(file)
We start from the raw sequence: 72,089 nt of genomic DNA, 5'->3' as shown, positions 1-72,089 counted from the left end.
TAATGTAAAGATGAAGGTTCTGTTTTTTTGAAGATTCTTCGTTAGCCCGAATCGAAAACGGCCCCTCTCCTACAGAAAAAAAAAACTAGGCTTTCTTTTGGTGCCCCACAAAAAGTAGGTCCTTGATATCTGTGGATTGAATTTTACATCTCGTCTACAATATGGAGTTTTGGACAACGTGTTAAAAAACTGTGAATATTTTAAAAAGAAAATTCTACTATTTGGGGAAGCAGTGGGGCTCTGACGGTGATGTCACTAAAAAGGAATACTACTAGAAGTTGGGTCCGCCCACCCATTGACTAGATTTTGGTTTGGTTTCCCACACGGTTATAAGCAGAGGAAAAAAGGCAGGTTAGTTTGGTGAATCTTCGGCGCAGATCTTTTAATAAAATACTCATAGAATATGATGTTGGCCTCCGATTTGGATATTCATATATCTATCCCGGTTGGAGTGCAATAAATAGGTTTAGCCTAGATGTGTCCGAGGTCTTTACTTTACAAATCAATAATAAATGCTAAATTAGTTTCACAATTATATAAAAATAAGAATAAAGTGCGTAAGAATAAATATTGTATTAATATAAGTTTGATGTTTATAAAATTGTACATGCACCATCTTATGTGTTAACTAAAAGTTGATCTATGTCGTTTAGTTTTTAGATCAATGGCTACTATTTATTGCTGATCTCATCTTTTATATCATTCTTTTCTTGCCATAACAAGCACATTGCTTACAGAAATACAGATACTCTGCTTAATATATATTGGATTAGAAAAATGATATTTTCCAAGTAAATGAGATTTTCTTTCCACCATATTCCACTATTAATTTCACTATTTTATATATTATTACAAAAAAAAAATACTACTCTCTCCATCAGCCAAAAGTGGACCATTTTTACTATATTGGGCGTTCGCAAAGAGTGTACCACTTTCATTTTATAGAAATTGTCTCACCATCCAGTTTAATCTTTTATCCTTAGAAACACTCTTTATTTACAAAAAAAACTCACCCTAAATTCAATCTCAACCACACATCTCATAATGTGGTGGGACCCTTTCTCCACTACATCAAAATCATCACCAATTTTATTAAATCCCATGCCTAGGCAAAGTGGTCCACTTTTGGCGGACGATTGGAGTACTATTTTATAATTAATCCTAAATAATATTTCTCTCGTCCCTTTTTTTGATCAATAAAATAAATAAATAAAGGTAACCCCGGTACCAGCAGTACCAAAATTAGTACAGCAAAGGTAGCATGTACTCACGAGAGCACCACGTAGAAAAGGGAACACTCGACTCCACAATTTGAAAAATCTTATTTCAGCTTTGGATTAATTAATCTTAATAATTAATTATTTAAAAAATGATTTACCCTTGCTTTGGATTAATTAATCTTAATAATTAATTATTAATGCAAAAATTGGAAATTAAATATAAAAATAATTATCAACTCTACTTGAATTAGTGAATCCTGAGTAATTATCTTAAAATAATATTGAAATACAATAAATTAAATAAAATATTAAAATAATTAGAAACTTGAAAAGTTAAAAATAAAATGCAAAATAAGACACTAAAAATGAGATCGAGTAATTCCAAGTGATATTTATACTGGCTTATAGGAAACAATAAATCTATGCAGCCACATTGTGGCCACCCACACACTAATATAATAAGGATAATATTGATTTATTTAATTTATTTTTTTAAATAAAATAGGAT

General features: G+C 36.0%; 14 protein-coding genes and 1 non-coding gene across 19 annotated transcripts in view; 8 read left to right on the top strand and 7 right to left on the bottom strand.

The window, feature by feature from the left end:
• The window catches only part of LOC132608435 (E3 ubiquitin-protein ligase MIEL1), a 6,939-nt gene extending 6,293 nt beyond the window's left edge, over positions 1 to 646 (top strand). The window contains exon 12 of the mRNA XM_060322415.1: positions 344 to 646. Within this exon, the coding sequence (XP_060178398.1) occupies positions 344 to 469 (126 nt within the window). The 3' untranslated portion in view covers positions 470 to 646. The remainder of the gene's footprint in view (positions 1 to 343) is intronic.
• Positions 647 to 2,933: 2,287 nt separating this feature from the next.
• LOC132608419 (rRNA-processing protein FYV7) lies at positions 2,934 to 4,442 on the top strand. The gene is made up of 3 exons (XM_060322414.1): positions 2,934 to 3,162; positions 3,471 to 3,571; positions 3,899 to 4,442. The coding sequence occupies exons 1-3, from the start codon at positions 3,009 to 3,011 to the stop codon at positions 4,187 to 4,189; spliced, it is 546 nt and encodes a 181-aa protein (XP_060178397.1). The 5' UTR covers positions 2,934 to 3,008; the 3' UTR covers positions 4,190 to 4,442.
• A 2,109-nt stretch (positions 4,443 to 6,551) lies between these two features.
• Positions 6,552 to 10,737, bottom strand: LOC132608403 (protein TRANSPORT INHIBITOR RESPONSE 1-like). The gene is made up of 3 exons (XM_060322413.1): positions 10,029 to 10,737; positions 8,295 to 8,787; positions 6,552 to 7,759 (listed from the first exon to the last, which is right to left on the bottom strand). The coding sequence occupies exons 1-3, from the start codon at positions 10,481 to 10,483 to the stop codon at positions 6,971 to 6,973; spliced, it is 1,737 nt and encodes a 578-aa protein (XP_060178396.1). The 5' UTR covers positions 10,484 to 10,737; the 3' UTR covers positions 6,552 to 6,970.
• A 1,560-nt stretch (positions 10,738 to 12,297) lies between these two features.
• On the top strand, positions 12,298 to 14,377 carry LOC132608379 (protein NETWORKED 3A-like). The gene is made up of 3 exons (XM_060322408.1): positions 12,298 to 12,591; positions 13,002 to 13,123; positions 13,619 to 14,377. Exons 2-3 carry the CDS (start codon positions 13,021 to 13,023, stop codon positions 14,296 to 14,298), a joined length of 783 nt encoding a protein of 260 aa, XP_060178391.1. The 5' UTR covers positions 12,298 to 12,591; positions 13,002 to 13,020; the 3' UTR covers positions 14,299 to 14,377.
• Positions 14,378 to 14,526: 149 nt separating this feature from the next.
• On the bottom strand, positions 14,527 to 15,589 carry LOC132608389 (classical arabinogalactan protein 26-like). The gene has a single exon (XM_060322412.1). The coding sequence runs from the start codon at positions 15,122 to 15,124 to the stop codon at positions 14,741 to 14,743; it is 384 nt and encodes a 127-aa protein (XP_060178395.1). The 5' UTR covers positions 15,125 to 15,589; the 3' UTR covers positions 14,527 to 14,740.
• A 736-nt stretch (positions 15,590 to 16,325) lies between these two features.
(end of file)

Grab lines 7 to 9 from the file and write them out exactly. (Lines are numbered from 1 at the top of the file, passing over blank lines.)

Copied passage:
• LOC132608419 (rRNA-processing protein FYV7) lies at positions 2,934 to 4,442 on the top strand. The gene is made up of 3 exons (XM_060322414.1): positions 2,934 to 3,162; positions 3,471 to 3,571; positions 3,899 to 4,442. The coding sequence occupies exons 1-3, from the start codon at positions 3,009 to 3,011 to the stop codon at positions 4,187 to 4,189; spliced, it is 546 nt and encodes a 181-aa protein (XP_060178397.1). The 5' UTR covers positions 2,934 to 3,008; the 3' UTR covers positions 4,190 to 4,442.
• A 2,109-nt stretch (positions 4,443 to 6,551) lies between these two features.
• Positions 6,552 to 10,737, bottom strand: LOC132608403 (protein TRANSPORT INHIBITOR RESPONSE 1-like). The gene is made up of 3 exons (XM_060322413.1): positions 10,029 to 10,737; positions 8,295 to 8,787; positions 6,552 to 7,759 (listed from the first exon to the last, which is right to left on the bottom strand). The coding sequence occupies exons 1-3, from the start codon at positions 10,481 to 10,483 to the stop codon at positions 6,971 to 6,973; spliced, it is 1,737 nt and encodes a 578-aa protein (XP_060178396.1). The 5' UTR covers positions 10,484 to 10,737; the 3' UTR covers positions 6,552 to 6,970.